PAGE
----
Nicole Jones chose optimism. The Alexandria chef runs popular Del Ray cafe Stomping Ground and Bagel Uprising next-door, so she’s well-acquainted with the logistical and emotional toll of trying to keep restaurants afloat during the pandemic. But she also couldn’t deny the upside of adding another one.
By introducing Mae’s Market & Cafe in Old Town this week, Jones is hoping to fill a hole for sandwiches and quality groceries that Society Fair left behind when it closed in the same space a couple years ago. Mae’s announced its opening on Instagram on Wednesday, August 25, and Jones says a more formal ceremony is set for next week.
The fact that she’s introducing Mae’s (277 S. Washington Street) while she’s seven months pregnant and unable to find management-level employees who could run a bakery or build a wine list makes the challenge even greater. But on the plus side, with a 6,000-square-foot space in her own neighborhood, Jones can picture a future where her cooking capabilities are no longer constrained by tight quarters.
“I live five blocks from this place,” Jones says. “I’m basically opening the neighborhood joint that I wish existed here.”
Due to Stomping Ground’s success, Southern-style biscuits are Jones’s calling card. At Mae’s, they’re the base of a fennel sausage sandwich smeared with roasted strawberry preserves. Egg-and-cheese sandwiches dressed with parsley-shallot butter are available on biscuits or croissants. Espresso drinks, juice, lemonade, and iced tea will all be available.
Jones is too modest to call Mae’s a bakery, but the cafe (full menu below) makes its own croissants, baguettes, and country white bread with commercial yeast and a two-day, cold fermentation to develop some natural flavor. Jones named the restaurant after her Lithuanian great grandmother who taught her to cook. She says about half of the goods in the pastry case are verbatim reproductions of an original Mae’s recipe, including coffee cake, a cookie made with Lay’s potato chips, and a chocolate chip cookie that curiously lacks eggs.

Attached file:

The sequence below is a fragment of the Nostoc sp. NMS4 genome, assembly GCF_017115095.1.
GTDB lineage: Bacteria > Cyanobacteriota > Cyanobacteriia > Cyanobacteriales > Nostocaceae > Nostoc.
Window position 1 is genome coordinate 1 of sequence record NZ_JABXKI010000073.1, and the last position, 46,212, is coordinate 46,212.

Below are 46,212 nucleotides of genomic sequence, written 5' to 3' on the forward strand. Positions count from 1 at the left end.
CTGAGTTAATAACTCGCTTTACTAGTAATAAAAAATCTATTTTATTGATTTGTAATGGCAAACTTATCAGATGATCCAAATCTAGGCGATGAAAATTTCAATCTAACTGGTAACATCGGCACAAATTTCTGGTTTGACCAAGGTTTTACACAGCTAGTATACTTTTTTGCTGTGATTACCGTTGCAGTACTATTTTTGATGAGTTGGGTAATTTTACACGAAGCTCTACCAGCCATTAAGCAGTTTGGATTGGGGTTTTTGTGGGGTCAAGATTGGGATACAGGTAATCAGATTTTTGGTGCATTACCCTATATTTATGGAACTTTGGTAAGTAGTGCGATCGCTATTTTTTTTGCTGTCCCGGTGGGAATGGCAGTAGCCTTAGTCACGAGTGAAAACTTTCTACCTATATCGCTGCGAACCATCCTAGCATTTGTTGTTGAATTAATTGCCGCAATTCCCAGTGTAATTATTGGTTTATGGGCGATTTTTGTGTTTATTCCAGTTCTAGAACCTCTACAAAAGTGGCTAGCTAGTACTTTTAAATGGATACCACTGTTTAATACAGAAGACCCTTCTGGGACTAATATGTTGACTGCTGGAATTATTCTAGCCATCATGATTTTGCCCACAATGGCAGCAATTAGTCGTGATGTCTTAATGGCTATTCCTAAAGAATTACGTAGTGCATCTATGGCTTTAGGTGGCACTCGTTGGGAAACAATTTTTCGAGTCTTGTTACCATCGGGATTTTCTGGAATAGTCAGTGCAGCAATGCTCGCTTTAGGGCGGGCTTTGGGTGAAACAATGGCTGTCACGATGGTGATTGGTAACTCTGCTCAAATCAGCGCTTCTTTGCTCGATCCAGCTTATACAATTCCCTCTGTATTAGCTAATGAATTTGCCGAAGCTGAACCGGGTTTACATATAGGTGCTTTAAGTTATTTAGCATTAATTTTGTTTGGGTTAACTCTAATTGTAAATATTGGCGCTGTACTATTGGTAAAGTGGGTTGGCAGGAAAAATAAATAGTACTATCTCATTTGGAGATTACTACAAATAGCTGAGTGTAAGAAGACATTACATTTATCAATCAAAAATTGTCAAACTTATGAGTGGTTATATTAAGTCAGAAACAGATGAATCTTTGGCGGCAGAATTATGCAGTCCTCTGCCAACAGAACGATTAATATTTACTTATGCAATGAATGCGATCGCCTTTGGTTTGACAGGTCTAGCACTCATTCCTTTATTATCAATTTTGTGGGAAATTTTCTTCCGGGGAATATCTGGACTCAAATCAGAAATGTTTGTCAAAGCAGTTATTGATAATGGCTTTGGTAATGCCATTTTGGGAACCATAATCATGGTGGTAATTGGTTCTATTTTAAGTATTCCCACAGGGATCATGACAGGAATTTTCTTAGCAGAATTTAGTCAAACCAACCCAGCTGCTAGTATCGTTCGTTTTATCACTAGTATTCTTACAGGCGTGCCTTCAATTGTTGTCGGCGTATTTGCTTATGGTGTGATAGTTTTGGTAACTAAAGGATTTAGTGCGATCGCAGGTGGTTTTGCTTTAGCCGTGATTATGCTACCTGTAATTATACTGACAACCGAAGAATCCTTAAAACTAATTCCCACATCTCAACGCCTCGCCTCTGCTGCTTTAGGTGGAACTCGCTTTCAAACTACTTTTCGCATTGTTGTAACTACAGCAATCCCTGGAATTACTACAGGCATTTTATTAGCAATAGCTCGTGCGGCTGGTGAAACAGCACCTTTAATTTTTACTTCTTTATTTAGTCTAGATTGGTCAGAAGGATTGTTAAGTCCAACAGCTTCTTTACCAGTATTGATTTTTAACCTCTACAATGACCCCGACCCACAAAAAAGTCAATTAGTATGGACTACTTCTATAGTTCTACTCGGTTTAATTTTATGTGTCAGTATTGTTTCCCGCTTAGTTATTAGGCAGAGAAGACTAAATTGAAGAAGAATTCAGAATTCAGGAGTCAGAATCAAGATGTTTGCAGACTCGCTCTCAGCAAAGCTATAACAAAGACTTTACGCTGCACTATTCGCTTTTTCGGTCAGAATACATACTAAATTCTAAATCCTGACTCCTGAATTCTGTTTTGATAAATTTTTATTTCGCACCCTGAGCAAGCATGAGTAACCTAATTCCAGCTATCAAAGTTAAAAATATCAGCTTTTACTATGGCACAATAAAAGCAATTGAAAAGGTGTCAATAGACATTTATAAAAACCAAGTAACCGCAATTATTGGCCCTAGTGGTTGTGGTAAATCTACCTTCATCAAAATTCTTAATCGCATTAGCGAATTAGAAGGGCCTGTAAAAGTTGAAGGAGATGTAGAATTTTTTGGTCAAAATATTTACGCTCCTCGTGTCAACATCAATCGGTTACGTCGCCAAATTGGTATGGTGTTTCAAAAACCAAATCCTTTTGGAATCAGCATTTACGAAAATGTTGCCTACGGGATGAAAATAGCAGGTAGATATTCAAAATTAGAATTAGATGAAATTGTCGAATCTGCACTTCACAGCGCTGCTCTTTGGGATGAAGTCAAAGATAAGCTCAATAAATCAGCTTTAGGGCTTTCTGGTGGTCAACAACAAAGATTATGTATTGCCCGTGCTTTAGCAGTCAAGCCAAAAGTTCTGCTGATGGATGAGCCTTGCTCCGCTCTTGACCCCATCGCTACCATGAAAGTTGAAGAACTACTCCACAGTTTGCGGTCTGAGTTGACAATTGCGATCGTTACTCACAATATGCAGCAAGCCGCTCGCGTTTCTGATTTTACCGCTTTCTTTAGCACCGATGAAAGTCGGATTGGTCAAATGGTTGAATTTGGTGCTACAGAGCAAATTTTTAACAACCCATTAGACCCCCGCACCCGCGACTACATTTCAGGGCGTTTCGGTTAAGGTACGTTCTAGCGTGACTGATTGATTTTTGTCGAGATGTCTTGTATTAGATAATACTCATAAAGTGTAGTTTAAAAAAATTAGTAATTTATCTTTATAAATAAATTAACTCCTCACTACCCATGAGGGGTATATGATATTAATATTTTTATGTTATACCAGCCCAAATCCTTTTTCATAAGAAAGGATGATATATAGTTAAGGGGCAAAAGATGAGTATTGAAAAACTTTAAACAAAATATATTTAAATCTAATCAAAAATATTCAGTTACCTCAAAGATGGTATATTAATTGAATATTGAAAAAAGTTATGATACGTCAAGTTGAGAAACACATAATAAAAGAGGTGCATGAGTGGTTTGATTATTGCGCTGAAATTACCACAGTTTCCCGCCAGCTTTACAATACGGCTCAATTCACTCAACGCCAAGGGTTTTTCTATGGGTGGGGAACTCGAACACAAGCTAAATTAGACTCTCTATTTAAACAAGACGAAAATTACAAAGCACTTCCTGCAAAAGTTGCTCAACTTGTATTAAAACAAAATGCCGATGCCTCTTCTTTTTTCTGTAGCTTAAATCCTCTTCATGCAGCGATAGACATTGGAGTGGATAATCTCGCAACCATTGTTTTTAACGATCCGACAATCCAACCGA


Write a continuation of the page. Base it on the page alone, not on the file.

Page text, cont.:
“I’m really getting to pay homage to the woman who taught me about the value and meaning of food in people’s lives,” Jones says.
From 11 a.m. to 7 p.m., Mae’s sells sandwiches ($8 to $13.50) ranging from a ham and butter baguette or an Italian grinder to a lamb meatball sub with whipped garlic feta, onion, and mint. Salads and bowls include Italian antipasto, a Cobb, a Greek wedge, and a shrimp and watercress combo with grapefruit, mango, black sesame, and cilantro.
Jones says Mae’s has about five shelves for groceries, and she describes the market as more of a bodega than a gourmet operation. She’s stocking bags of flour, cereal, and milk, and also high-low options for pasta, spaghetti sauce, and tuna. She’s excited to carry vegan crisps from Snacklins and Dreams Aren’t This Good tortilla chips, which come in an oven-safe bag for reheating.
There will be also be some prepared dishes, like chicken enchiladas or eggplant Parmesan, and some locally farmed meat for purchase, but Jones doesn’t want to get carried away with variety. She promises she won’t be selling $14 jars of mustard. “I’m trying to avoid what I like to call a food museum,” she says.
At opening time for Mae’s, a big piece of the project was dormant. Jones plans to open a full-service wine bar called Virginia’s Darling inside the same building about a month from now.